Dissecting Leapfrog: How Well Do Leapfrog Safe Practices Scores Correlate With Hospital Compare Ratings and Penalties, and How Much Do They Matter?
We appreciate the efforts by Drs Smith, Reichert, Ameling, and Meddings1 to analyze the methodology of the Leapfrog Hospital Safety Grade and offer suggestions on how hospitals can impact their grade. Analyses such as these help Leapfrog and our Hospital Safety Grade Expert Panel review and refine the methodology over time. However, it is unlikely to help hospitals.
Although it is theoretically possible to “game” any ratings system, we find that hospitals attempting this with the Leapfrog Hospital Safety Grade are generally frustrated by the result. Two factors make it exceptionally difficult to predict the outcome of deliberate manipulation. First, the Leapfrog Hospital Safety Grade is composed of 30 measures, meaning that there are thousands of potential statistical outcomes that cannot be predicted with certainty. The researchers focused on 2 of those potential scenarios, because no study could encompass the complexity of configurations possible. Second, the grade is calculated on a curve, so even by using data from one point in time, hospitals cannot know how they will compare until the full range of hospitals are scored.
The study’s authors also questioned the reliability of “self-reported” data. The Leapfrog Group goes to extreme lengths to verify data submitted to the Leapfrog Hospital Survey. In addition to an onsite verification conducted at a random selection of hospitals, Leapfrog’s experts analyze each survey response independently, including verifying the infection data cited by the researchers with National Health and Safety Network for selected hospitals. It seems that the researchers may not have aligned reporting periods and certain other factors when they suggested differences between Centers for Medicare and Medicaid Services and Leapfrog results.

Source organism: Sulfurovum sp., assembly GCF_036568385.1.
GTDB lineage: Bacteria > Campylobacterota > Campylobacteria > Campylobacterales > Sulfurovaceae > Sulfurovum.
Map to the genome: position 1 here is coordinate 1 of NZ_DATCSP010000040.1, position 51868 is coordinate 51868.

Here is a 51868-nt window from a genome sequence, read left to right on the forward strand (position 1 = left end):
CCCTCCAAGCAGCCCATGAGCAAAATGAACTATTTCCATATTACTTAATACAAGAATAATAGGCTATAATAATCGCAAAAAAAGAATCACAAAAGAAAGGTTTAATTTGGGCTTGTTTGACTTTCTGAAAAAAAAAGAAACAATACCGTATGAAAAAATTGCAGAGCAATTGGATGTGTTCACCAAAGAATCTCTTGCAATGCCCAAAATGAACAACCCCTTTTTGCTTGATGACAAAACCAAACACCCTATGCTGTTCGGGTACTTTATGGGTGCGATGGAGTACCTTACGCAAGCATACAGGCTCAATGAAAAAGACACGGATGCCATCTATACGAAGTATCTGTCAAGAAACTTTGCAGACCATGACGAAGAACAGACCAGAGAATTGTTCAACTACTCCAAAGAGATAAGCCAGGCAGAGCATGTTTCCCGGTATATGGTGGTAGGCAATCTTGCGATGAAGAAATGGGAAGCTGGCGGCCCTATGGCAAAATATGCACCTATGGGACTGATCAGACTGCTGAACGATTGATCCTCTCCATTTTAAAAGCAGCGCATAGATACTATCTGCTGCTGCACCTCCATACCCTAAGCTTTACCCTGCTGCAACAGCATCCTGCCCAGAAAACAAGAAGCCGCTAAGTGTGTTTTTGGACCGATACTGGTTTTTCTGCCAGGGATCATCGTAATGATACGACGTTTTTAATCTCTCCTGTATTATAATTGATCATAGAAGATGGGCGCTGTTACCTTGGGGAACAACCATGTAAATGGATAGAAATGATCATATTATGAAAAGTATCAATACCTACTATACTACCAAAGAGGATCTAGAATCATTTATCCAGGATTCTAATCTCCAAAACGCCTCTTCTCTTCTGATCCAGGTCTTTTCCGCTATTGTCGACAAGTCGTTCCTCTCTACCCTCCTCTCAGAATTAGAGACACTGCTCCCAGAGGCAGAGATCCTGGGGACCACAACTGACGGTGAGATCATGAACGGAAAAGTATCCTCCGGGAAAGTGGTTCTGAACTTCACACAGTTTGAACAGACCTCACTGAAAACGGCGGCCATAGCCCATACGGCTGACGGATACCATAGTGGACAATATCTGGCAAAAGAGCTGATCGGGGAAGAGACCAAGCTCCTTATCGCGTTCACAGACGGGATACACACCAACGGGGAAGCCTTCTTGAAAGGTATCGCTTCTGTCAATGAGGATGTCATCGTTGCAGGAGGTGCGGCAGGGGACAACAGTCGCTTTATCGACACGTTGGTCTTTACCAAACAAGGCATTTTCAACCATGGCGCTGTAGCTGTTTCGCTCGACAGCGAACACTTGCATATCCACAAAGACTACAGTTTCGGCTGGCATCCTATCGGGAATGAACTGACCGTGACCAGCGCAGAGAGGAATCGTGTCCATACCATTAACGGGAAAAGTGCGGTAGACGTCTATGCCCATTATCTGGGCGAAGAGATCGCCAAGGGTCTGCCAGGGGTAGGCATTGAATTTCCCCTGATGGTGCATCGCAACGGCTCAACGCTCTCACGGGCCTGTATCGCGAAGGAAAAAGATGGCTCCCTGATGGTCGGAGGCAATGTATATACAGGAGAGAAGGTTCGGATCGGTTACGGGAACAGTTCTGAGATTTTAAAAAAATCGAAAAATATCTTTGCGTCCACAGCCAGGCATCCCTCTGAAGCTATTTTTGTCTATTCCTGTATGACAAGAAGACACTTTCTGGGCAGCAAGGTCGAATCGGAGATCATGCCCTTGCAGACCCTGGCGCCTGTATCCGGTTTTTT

The researchers questioned why adherence to the Safe Practices do not always correlate with infection rates. We believe that hospitals that adhere to the Safe Practices are on the right path toward better outcomes. But there are many other steps along that path, so we have never assumed they correlate 100% with safety outcomes. Indeed, that is why we consider both processes and outcomes in scoring the Leapfrog Hospital Safety Grade.
Although complex machinations to influence the Leapfrog Hospital Safety Grade rarely work, there are some good general strategies we find in hospitals that regularly earn an “A.” First, hospitals that sustain an “A” assure that Leapfrog’s grade composite contains as many measures as possible. This minimizes the impact of any 1 lagging measure, and gives the hospital the opportunity to tell its complete story. Second and most importantly, these consistently high-performing hospitals focus on patient safety as their priority, day in and day out.
When hospitals work every day to protect their patients from harm, the results invariably show up in our data; these hospitals will likely be on track for an “A.” More significantly, their patients survive and thrive. We would encourage researchers to analyze hospitals that have achieved an “A,” to understand characteristics that drive safety excellence.